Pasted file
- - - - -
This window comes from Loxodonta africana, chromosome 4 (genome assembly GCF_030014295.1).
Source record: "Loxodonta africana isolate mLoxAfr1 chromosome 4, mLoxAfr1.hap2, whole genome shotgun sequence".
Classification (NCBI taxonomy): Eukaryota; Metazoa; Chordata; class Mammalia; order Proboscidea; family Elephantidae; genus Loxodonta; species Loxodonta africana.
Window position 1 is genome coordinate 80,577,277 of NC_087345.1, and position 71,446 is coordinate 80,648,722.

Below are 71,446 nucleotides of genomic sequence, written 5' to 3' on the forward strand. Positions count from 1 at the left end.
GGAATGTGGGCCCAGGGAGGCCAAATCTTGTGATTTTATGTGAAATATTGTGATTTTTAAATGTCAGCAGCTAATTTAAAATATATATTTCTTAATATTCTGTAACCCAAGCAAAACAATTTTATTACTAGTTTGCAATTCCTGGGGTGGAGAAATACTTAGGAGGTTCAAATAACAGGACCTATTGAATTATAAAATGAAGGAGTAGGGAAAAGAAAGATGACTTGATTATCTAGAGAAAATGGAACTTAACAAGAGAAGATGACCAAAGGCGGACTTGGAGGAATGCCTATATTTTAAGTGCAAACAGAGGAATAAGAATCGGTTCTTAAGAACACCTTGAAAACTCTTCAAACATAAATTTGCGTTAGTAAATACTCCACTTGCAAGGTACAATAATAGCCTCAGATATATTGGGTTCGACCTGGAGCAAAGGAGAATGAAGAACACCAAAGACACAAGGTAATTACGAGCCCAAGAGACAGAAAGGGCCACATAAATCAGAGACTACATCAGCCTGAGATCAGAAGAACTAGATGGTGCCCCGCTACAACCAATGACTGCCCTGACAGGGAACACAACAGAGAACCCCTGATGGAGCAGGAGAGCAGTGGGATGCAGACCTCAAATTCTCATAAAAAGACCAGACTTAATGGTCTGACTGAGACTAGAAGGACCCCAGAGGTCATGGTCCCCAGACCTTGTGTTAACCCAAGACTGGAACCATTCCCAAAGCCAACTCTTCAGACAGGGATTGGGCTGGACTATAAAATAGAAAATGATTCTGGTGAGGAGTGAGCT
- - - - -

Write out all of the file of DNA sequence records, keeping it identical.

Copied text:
This window comes from Loxodonta africana, chromosome 4 (genome assembly GCF_030014295.1).
Source record: "Loxodonta africana isolate mLoxAfr1 chromosome 4, mLoxAfr1.hap2, whole genome shotgun sequence".
Classification (NCBI taxonomy): Eukaryota; Metazoa; Chordata; class Mammalia; order Proboscidea; family Elephantidae; genus Loxodonta; species Loxodonta africana.
Window position 1 is genome coordinate 80,577,277 of NC_087345.1, and position 71,446 is coordinate 80,648,722.

Below are 71,446 nucleotides of genomic sequence, written 5' to 3' on the forward strand. Positions count from 1 at the left end.
GGAATGTGGGCCCAGGGAGGCCAAATCTTGTGATTTTATGTGAAATATTGTGATTTTTAAATGTCAGCAGCTAATTTAAAATATATATTTCTTAATATTCTGTAACCCAAGCAAAACAATTTTATTACTAGTTTGCAATTCCTGGGGTGGAGAAATACTTAGGAGGTTCAAATAACAGGACCTATTGAATTATAAAATGAAGGAGTAGGGAAAAGAAAGATGACTTGATTATCTAGAGAAAATGGAACTTAACAAGAGAAGATGACCAAAGGCGGACTTGGAGGAATGCCTATATTTTAAGTGCAAACAGAGGAATAAGAATCGGTTCTTAAGAACACCTTGAAAACTCTTCAAACATAAATTTGCGTTAGTAAATACTCCACTTGCAAGGTACAATAATAGCCTCAGATATATTGGGTTCGACCTGGAGCAAAGGAGAATGAAGAACACCAAAGACACAAGGTAATTACGAGCCCAAGAGACAGAAAGGGCCACATAAATCAGAGACTACATCAGCCTGAGATCAGAAGAACTAGATGGTGCCCCGCTACAACCAATGACTGCCCTGACAGGGAACACAACAGAGAACCCCTGATGGAGCAGGAGAGCAGTGGGATGCAGACCTCAAATTCTCATAAAAAGACCAGACTTAATGGTCTGACTGAGACTAGAAGGACCCCAGAGGTCATGGTCCCCAGACCTTGTGTTAACCCAAGACTGGAACCATTCCCAAAGCCAACTCTTCAGACAGGGATTGGGCTGGACTATAAAATAGAAAATGATTCTGGTGAGGAGTGAGCT